HistoryWired About the Program Help Comments Smithsonian Institution
Back to Map

Enlarge
Audio

"Pick a Bale of Cotton"
From Get on Board: Negro Folksongs by the Folkmasters
© Smithsonian Folkways Recordings

Eli Whitney's Cotton Gin
1790s

Beginning the cotton boom
This model was used to demonstrate Eli Whitney's cotton gin. The hand crank moved the cotton to the sawtooth wheels, which pulled the fiber through wire slots, separating it from the seeds that fell into the bottom of the gin. Brushes moved the cotton and cleaned it off the sawteeth. There had been gins before Whitney's, but, unlike his, none could handle the short staple cotton that many of the southern states raised most easily. Whitney's offered major labor savings over the costs of separating the seeds from the cotton fiber by hand. Indeed, his device has been credited with turning cotton production into a prosperous business and with fastening slavery upon the South.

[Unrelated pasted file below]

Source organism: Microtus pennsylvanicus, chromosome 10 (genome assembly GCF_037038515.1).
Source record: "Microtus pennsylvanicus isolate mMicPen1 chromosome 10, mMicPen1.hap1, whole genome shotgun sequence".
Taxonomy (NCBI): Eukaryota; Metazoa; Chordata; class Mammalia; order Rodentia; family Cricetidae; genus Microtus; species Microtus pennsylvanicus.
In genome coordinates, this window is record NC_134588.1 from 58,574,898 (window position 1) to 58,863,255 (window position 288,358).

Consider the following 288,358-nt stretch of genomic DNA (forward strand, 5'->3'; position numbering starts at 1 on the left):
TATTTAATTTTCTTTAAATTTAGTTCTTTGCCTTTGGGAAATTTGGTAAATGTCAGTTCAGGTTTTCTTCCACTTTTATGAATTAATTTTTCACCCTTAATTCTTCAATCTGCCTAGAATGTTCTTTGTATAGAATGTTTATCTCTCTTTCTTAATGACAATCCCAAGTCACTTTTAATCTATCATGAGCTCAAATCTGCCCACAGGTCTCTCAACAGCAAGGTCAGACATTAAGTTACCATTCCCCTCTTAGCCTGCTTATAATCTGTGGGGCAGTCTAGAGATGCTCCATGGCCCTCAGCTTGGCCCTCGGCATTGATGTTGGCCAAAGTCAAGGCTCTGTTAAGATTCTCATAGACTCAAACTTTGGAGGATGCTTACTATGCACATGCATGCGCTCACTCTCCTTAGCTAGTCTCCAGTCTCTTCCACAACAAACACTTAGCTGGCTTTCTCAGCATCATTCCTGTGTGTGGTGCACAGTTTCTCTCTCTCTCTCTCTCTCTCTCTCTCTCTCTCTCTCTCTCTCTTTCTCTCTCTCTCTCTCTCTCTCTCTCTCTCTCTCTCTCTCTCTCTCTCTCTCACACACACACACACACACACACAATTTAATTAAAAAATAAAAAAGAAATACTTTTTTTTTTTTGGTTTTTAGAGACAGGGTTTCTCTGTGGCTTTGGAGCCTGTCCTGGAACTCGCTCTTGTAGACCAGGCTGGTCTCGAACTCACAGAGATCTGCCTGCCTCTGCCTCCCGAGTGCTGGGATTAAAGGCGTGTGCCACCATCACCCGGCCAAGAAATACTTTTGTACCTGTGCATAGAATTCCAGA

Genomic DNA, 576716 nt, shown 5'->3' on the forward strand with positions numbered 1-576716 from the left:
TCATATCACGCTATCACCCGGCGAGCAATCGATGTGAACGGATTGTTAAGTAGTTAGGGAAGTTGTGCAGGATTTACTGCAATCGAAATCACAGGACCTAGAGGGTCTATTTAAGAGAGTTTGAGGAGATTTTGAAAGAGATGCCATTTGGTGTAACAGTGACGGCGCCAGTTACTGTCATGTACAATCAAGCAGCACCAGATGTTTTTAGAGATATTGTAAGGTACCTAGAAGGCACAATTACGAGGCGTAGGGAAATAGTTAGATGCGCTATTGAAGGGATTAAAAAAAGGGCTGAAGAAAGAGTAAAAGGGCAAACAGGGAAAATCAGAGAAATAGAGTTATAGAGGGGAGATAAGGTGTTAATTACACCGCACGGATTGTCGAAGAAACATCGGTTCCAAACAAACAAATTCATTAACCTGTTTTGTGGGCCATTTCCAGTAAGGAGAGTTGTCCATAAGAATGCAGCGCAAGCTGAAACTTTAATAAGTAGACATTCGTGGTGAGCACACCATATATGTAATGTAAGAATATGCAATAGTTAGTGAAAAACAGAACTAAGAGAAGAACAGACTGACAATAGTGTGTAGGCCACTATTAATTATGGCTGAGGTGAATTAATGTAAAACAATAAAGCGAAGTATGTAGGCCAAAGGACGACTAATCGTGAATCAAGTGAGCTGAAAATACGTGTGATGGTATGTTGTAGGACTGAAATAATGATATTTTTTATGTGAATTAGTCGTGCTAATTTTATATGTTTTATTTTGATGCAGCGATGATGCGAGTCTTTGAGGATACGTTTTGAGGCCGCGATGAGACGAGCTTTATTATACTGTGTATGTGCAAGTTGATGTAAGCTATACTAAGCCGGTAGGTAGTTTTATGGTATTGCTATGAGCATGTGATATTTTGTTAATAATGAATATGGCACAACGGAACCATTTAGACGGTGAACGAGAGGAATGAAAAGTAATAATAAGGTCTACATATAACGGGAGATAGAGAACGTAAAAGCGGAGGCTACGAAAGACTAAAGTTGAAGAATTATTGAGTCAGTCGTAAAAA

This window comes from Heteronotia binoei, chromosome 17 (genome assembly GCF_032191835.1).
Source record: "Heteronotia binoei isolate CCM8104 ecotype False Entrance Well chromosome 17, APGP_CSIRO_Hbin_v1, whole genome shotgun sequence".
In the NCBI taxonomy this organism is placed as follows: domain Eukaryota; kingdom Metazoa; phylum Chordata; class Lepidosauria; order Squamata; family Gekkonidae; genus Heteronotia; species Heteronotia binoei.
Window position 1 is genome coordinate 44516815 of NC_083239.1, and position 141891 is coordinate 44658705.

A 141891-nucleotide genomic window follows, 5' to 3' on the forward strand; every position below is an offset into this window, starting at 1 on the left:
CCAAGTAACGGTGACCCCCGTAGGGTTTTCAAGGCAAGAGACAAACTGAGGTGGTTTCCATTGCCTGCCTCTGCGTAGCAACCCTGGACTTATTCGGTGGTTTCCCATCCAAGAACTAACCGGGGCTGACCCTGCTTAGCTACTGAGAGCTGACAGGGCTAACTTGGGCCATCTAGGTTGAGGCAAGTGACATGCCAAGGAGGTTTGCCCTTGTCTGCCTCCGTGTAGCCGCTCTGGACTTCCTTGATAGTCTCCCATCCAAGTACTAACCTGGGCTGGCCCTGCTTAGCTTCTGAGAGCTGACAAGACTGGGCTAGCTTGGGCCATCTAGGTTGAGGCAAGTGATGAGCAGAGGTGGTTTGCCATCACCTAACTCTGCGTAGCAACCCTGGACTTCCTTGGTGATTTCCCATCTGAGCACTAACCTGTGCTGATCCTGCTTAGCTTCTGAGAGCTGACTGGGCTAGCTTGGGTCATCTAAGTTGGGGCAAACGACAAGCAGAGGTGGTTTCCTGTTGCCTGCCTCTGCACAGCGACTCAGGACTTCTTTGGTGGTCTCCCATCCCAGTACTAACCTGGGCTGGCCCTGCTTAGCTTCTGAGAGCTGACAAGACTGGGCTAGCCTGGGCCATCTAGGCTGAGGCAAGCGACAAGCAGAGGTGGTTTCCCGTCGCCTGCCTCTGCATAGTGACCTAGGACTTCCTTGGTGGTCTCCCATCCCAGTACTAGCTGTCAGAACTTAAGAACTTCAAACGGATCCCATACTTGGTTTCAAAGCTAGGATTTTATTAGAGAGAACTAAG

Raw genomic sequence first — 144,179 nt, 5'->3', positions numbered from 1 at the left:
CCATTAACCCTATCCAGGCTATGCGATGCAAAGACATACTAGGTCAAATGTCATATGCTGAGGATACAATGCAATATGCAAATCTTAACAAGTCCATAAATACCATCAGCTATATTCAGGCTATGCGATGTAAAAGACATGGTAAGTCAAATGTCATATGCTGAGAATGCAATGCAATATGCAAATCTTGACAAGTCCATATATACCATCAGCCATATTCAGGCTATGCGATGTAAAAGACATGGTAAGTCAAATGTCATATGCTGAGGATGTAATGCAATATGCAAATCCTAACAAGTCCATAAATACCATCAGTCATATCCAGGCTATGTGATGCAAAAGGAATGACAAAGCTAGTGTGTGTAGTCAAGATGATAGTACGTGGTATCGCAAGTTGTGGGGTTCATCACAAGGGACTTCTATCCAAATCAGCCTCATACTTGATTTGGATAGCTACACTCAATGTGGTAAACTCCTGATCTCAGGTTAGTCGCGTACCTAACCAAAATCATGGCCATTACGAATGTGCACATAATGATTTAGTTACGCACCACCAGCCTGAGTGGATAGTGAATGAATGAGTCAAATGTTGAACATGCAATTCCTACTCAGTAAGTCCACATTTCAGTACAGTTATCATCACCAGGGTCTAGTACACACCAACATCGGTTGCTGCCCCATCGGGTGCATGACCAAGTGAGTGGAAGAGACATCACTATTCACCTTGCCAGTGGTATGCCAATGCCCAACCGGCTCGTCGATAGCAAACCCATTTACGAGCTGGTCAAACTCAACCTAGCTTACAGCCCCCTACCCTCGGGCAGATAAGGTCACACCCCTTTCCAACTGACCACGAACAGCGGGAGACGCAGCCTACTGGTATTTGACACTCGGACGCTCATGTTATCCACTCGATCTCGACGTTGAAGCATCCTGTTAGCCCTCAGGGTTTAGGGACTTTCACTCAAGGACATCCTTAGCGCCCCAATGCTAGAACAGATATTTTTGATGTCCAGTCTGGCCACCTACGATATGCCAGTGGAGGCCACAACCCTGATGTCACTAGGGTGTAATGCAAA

Notes
Patented March 14, 1797
Eli Whitney, born December 8, 1765, Westboro, MA.; died January 8, 1825, New Haven, CT.
Web display only

Learn more!
· Eli Whitney's Patent Failure
· American Cotton Culture
· "Pick a Bale of Cotton"

What do you think?
Would you like to see more objects like this on the site? Tell others by casting your vote.
1 2 3 4 5 6 7 8 9 10
Fewer More


Start HistoryWired | About the Program | Help | Comments

Smithsonian Institution | Terms of Use | Privacy